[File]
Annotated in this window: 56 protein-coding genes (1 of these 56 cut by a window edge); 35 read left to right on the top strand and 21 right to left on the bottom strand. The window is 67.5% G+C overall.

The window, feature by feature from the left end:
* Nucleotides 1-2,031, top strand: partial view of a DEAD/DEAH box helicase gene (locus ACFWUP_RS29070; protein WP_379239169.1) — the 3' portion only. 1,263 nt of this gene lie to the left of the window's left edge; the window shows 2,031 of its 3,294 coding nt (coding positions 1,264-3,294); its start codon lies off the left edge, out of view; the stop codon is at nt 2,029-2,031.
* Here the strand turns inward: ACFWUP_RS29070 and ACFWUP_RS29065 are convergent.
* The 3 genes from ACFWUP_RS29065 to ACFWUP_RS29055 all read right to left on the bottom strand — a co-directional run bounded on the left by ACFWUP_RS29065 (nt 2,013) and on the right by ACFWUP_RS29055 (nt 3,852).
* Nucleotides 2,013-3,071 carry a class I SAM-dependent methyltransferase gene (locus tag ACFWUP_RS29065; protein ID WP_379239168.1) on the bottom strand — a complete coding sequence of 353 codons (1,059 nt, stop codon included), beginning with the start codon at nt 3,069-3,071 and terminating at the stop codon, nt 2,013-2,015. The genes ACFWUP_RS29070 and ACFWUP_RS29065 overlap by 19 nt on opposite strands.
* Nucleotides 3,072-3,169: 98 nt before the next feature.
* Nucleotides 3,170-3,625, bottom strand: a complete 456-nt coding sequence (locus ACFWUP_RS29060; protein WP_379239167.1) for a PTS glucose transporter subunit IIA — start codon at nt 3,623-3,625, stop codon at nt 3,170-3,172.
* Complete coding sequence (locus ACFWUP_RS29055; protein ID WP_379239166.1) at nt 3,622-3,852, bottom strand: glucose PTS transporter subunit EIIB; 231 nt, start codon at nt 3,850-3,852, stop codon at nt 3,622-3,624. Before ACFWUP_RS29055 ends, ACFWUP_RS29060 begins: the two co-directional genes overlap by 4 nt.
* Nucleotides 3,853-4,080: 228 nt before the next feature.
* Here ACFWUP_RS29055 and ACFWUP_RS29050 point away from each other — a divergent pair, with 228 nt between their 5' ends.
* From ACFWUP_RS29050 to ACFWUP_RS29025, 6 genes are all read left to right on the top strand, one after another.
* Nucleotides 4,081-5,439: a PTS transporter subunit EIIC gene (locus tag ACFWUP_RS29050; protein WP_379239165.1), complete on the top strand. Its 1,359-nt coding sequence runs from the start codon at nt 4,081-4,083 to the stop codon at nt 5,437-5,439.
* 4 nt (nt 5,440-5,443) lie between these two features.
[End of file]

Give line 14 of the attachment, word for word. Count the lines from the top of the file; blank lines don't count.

* 4 nt (nt 5,440-5,443) lie between these two features.